Shoppers heading out to the post-Christmas sales are being warned against the latest ATM scams hitting high streets.
The Scottish Business Resilience Centre (SBRC) has issued a call for extra vigilance when withdrawing cash over one of the busiest periods of the year for shopping.
Over £11 billion is expected to be withdrawn by the public this winter, and fraudsters will be looking to target unsuspecting shoppers by tampering with ATMs.
Mark Anderson, business resilience adviser, said: “Christmas and New Years are opportunistic times for criminals – almost every one of us will go to take out cash from an ATM at some point over the festive period.
“Criminals and scammers can manipulate ATMs in the most discreet ways – you might not even notice any difference or danger. Alongside physically tampering with ATMs, another tactic scammers use is to distract shoppers mid-transaction.”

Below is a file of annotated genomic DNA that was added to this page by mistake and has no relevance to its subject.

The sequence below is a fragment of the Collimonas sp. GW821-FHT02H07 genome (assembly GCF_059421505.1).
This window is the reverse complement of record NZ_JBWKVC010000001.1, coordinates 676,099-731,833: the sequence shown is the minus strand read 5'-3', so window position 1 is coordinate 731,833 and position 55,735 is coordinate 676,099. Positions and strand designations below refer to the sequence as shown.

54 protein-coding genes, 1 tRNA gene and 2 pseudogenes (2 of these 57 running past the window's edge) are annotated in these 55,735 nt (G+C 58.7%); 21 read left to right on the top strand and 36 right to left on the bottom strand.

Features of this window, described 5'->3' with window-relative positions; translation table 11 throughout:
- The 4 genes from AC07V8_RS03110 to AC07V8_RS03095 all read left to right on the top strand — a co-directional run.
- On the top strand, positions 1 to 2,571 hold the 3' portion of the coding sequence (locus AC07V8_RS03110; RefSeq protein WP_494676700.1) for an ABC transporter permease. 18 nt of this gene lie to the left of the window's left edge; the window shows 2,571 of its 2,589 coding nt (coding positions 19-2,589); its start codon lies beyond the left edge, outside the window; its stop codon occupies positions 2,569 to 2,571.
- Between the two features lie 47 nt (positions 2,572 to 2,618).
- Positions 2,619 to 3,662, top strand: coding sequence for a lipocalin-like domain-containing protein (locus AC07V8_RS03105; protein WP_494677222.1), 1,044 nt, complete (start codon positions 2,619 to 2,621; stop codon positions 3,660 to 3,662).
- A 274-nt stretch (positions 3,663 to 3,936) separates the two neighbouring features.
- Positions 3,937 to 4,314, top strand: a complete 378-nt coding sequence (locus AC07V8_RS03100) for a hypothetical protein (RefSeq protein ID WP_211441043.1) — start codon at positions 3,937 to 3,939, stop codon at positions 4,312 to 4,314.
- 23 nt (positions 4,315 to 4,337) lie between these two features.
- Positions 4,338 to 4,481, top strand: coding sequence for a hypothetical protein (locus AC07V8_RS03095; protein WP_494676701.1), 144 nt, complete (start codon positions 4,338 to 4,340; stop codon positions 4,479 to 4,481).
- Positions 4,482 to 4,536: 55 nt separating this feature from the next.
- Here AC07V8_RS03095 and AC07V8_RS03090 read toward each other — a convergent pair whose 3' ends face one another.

SBRC has published a handy guide to show shoppers the four tell-tale signs that an ATM may have been affected:
• Hidden cameras – Shield the keypad when entering a PIN number as pinhole cameras can be placed anywhere on the machine.
• Skimming devices – Bulky covers might be evidence of a skimming device which records card details. If there is a bulky cover over the card slot, and if it becomes loose or falls off, the ATM should not be used.
• False fronts – If the PIN pad feels spongy or if the frontage moves when shaken, this may be a sign that it is fake. To draw more victims to a false ATM, criminals may also place paper, rather than electronic, ‘out of order’ signs on working ATMs to force them to find their rigged alternative.
• Distractions – If a card becomes stuck in a machine, don’t fall into the trap of becoming distracted. Contact the card provider to cancel the card immediately.
Mark continued: “It really helps to use ATMs in daylight only, if at all possible. It’s also important to have your card ready, cover your pin with your hand, and make sure nobody is around looking over your shoulder.
“If you’re ever unsure about the safety of an ATM, it’s important to leave the machine alone and report it to Police Scotland on 101.”